Advertisement
Food & Drink

Obama, Clinton and Saturday Night Live in the hall of mirrors

Coverage of the American election is turning into a hall of mirrors. It’s created an infinite reflection of the media covering the media covering the media, ad infinitum. Take yesterday’s piece in The New York Times by Katherine Q. Seelye titled “News Coverage Changes, and So Does Tone of the Campaign.” Seelye reports that since a skit on Saturday Night Live taking the piss out of the press’ fawning coverage of Obama aired two weeks ago, scrutiny of Mr. Obama has increased:

Now comes evidence that the publicizing by the Clinton campaign and the news media may have helped flip the coverage as it questioned Mr. Obama more aggressively.

Mr. Obama was the subject of 69 per cent of all campaign articles last week, from Feb. 25 to March 2, and Mrs. Clinton was the subject of 58 per cent of articles about the election, according to a study by the Project for Excellence in Journalism.

Then, in gauging the effect of this phenomenon, The New York Times turned to an old reliable source—The New York Times Web site:

When this article was posted on Tuesday on The New York Times Web site, several readers said the news media had been unfair to Mrs. Clinton. Many said reporters had not been tough enough on her. Many also focused on the role of Saturday Night Live.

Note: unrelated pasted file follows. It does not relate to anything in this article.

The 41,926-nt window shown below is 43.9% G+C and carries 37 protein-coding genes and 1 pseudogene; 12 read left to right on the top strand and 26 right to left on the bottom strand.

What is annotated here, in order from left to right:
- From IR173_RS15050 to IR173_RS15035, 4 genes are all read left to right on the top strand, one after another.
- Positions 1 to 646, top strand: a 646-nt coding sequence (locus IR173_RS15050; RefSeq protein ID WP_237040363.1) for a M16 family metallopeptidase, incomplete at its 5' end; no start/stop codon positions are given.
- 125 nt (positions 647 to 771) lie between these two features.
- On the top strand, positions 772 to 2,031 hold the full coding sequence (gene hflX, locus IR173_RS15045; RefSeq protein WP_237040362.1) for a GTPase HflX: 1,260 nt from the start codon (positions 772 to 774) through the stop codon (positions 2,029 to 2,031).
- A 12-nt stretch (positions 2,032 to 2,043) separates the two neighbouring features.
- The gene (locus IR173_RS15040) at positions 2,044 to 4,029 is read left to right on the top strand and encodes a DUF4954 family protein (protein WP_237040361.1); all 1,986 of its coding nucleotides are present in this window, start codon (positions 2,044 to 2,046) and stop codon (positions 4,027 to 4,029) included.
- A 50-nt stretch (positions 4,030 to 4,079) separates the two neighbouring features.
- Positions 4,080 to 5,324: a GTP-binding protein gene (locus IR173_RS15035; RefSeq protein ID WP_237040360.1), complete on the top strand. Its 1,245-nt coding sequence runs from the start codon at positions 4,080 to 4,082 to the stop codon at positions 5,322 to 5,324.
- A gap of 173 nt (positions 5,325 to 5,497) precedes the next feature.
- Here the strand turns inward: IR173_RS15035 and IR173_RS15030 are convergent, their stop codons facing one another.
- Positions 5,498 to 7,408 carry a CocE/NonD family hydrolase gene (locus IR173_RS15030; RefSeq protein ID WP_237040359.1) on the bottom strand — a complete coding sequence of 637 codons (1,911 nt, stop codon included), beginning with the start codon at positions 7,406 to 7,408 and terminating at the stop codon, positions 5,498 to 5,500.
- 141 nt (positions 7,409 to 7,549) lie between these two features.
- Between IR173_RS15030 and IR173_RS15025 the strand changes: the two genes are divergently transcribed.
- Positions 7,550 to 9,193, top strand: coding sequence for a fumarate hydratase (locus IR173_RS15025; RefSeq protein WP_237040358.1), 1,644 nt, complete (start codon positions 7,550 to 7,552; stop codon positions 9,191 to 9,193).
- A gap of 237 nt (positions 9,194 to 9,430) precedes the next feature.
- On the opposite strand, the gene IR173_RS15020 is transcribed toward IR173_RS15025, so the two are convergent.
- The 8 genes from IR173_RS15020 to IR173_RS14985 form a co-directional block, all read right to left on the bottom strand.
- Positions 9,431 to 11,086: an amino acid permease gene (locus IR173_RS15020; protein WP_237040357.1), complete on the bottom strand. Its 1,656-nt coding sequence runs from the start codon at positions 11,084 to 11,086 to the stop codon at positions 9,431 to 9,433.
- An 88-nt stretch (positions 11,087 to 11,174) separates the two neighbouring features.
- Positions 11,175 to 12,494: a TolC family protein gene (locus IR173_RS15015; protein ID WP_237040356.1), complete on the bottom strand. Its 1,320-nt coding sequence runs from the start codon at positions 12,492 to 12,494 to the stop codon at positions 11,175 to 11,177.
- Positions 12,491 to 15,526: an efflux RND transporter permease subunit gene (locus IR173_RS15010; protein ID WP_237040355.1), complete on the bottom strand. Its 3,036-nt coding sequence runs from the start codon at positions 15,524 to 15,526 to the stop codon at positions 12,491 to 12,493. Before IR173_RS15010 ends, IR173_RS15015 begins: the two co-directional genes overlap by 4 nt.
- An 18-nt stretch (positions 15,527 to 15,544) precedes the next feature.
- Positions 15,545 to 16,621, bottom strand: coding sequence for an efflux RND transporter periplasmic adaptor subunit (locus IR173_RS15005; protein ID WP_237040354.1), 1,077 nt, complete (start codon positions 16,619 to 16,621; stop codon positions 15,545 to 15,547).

“The line between politics and entertainment has become almost fatally blurred now, and I am uncomfortable with that,” a reader wrote. “SNL is NOT journalism, and it’s a sad statement that a late-night comedy show might have a greater impact on our political path than a debate.”

Another reader wrote, “Don’t kid yourselves, the media didn’t suddenly have some revelation because of SNL. They are trying to sink Obama to keep this race, which they seem to love more than life itself, going. SNL just provided them a justification.”

I say hand the entire blessed mess over to the Times. Then Americans can gather in Times Square every four years on the Tuesday following the first Monday of November and look to see what emerges from the chimney—red smoke or blue. Hey, it works for the Vatican.

• SNL Democratic Debate [YouTube] • News Coverage Changes, and So Does Tone of the Campaign [New York Times]

NEVER MISS A TORONTO LIFE STORY

Sign up for Table Talk, our free newsletter with essential food and drink stories.

By signing up, you agree to our terms of use and privacy policy.
You may unsubscribe at any time.

This site is protected by reCAPTCHA and the Google Privacy Policy and Terms of Service apply.

Advertisement
Advertisement

Big Stories

The Battle for Leslieville: Gentrification, opioids and murder in the city’s most divided neighbourhood
Deep Dives

The Battle for Leslieville: Gentrification, opioids and murder in the city’s most divided neighbourhood